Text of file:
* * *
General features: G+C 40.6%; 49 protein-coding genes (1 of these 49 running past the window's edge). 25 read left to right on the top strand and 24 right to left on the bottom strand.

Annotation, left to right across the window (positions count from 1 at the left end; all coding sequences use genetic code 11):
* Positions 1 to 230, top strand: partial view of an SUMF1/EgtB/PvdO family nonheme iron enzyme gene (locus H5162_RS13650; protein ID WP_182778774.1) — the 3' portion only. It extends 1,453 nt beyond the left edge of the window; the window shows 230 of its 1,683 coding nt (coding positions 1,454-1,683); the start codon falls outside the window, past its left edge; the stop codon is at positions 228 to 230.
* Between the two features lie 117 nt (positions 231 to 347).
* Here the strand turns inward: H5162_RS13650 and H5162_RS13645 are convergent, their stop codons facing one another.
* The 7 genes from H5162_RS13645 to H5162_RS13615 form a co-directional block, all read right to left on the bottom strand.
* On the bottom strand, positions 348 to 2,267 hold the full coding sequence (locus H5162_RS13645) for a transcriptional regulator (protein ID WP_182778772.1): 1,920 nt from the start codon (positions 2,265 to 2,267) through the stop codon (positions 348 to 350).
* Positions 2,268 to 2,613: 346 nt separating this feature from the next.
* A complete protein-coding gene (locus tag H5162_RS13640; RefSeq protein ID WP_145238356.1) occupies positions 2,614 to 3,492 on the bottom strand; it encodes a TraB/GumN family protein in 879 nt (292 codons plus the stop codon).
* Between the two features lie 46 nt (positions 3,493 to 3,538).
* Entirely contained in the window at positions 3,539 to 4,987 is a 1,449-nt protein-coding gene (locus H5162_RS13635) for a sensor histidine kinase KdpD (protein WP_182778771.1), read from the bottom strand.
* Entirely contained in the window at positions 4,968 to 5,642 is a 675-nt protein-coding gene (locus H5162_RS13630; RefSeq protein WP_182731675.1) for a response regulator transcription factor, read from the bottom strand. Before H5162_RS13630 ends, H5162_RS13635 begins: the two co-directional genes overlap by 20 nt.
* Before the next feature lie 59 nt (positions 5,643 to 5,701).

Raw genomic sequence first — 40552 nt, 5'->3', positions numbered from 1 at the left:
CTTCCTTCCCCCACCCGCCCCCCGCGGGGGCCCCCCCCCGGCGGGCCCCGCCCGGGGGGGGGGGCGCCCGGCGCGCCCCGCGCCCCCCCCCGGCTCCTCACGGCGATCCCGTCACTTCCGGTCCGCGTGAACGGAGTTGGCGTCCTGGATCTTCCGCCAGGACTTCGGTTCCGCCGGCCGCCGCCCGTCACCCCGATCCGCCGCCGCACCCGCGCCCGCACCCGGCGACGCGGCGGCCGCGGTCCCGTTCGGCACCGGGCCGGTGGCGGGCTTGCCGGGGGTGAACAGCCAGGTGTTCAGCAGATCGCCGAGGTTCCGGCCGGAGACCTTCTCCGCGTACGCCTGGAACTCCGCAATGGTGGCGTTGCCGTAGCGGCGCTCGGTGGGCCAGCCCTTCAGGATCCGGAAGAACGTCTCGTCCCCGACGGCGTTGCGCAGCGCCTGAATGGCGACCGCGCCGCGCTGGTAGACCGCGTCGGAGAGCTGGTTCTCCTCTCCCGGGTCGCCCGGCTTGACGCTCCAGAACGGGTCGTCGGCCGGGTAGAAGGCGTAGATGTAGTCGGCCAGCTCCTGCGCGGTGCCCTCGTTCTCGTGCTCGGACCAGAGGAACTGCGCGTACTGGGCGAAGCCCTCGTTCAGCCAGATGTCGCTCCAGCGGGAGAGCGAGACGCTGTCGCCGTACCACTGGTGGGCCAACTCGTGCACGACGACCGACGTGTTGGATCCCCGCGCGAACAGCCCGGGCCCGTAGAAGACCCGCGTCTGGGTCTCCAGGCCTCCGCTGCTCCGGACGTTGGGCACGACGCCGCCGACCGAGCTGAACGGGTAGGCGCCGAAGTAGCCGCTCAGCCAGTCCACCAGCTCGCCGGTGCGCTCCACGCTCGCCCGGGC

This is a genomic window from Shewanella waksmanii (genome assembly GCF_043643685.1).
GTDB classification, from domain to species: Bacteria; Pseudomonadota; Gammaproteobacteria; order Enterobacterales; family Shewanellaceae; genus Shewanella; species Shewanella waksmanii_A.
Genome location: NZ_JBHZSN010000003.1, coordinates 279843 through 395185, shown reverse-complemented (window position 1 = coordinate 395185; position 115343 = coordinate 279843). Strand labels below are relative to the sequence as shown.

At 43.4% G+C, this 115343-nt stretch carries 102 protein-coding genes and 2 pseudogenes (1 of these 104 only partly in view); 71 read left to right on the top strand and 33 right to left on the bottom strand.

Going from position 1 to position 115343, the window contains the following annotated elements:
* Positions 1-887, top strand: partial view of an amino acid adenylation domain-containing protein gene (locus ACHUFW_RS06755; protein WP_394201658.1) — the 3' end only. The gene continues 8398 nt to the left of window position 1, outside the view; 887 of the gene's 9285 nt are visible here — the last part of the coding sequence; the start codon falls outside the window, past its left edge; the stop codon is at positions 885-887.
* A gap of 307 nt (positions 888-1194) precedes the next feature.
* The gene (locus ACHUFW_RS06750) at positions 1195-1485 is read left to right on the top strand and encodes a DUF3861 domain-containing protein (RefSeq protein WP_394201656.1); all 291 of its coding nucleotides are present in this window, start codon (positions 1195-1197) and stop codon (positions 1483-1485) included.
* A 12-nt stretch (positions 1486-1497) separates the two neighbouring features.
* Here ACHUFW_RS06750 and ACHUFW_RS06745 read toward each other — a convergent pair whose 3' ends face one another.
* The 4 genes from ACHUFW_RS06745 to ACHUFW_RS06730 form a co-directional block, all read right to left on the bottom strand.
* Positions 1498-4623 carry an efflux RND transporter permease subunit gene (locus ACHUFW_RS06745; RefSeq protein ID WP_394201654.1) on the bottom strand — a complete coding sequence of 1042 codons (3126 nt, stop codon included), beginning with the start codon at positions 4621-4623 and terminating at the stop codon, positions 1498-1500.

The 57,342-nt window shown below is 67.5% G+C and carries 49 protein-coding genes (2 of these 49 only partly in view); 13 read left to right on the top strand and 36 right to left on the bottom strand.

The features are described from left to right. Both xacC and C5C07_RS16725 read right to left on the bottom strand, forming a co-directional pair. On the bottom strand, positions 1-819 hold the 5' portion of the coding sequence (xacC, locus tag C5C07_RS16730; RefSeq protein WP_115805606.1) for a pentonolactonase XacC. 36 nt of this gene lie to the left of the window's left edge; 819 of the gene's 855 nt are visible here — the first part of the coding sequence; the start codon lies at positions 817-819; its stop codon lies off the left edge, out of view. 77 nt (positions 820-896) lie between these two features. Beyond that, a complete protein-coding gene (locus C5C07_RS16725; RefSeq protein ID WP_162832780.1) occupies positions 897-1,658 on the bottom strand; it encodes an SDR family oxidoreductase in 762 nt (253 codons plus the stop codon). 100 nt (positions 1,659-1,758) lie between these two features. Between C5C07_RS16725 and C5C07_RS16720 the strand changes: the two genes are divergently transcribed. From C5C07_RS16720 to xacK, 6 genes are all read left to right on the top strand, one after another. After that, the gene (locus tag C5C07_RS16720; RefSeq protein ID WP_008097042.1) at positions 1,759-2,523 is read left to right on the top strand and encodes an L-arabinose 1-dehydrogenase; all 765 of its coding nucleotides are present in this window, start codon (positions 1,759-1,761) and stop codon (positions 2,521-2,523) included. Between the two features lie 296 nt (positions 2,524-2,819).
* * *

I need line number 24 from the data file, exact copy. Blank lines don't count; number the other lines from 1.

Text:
* A 12-nt stretch (positions 1486-1497) separates the two neighbouring features.